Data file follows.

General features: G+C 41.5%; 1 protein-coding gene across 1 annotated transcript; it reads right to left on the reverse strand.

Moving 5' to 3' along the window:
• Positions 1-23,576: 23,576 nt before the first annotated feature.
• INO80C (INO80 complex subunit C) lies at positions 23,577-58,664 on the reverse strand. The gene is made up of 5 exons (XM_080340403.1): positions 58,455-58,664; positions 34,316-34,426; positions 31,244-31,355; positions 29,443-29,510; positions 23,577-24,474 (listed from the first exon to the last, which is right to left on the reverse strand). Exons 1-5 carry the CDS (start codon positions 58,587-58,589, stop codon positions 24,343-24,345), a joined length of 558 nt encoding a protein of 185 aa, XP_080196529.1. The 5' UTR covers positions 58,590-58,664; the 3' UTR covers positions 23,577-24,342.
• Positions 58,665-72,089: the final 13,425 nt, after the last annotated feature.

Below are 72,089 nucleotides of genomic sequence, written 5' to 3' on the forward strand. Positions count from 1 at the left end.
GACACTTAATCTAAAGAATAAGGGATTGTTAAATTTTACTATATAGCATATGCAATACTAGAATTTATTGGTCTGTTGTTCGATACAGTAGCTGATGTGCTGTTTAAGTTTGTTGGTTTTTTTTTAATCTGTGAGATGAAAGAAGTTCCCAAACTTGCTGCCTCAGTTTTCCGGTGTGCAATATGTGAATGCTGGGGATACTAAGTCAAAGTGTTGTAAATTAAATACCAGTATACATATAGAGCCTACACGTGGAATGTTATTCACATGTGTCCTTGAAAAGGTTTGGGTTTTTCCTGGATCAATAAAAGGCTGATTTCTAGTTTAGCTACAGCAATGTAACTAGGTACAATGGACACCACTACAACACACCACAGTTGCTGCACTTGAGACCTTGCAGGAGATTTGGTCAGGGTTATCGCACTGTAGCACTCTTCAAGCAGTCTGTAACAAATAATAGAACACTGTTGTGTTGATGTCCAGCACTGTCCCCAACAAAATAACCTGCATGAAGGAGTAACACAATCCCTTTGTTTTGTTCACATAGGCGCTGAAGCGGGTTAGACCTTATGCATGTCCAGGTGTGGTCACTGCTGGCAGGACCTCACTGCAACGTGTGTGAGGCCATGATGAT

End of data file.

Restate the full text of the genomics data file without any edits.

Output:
General features: G+C 41.5%; 1 protein-coding gene across 1 annotated transcript; it reads right to left on the reverse strand.

Moving 5' to 3' along the window:
• Positions 1-23,576: 23,576 nt before the first annotated feature.
• INO80C (INO80 complex subunit C) lies at positions 23,577-58,664 on the reverse strand. The gene is made up of 5 exons (XM_080340403.1): positions 58,455-58,664; positions 34,316-34,426; positions 31,244-31,355; positions 29,443-29,510; positions 23,577-24,474 (listed from the first exon to the last, which is right to left on the reverse strand). Exons 1-5 carry the CDS (start codon positions 58,587-58,589, stop codon positions 24,343-24,345), a joined length of 558 nt encoding a protein of 185 aa, XP_080196529.1. The 5' UTR covers positions 58,590-58,664; the 3' UTR covers positions 23,577-24,342.
• Positions 58,665-72,089: the final 13,425 nt, after the last annotated feature.

Below are 72,089 nucleotides of genomic sequence, written 5' to 3' on the forward strand. Positions count from 1 at the left end.
GACACTTAATCTAAAGAATAAGGGATTGTTAAATTTTACTATATAGCATATGCAATACTAGAATTTATTGGTCTGTTGTTCGATACAGTAGCTGATGTGCTGTTTAAGTTTGTTGGTTTTTTTTTAATCTGTGAGATGAAAGAAGTTCCCAAACTTGCTGCCTCAGTTTTCCGGTGTGCAATATGTGAATGCTGGGGATACTAAGTCAAAGTGTTGTAAATTAAATACCAGTATACATATAGAGCCTACACGTGGAATGTTATTCACATGTGTCCTTGAAAAGGTTTGGGTTTTTCCTGGATCAATAAAAGGCTGATTTCTAGTTTAGCTACAGCAATGTAACTAGGTACAATGGACACCACTACAACACACCACAGTTGCTGCACTTGAGACCTTGCAGGAGATTTGGTCAGGGTTATCGCACTGTAGCACTCTTCAAGCAGTCTGTAACAAATAATAGAACACTGTTGTGTTGATGTCCAGCACTGTCCCCAACAAAATAACCTGCATGAAGGAGTAACACAATCCCTTTGTTTTGTTCACATAGGCGCTGAAGCGGGTTAGACCTTATGCATGTCCAGGTGTGGTCACTGCTGGCAGGACCTCACTGCAACGTGTGTGAGGCCATGATGAT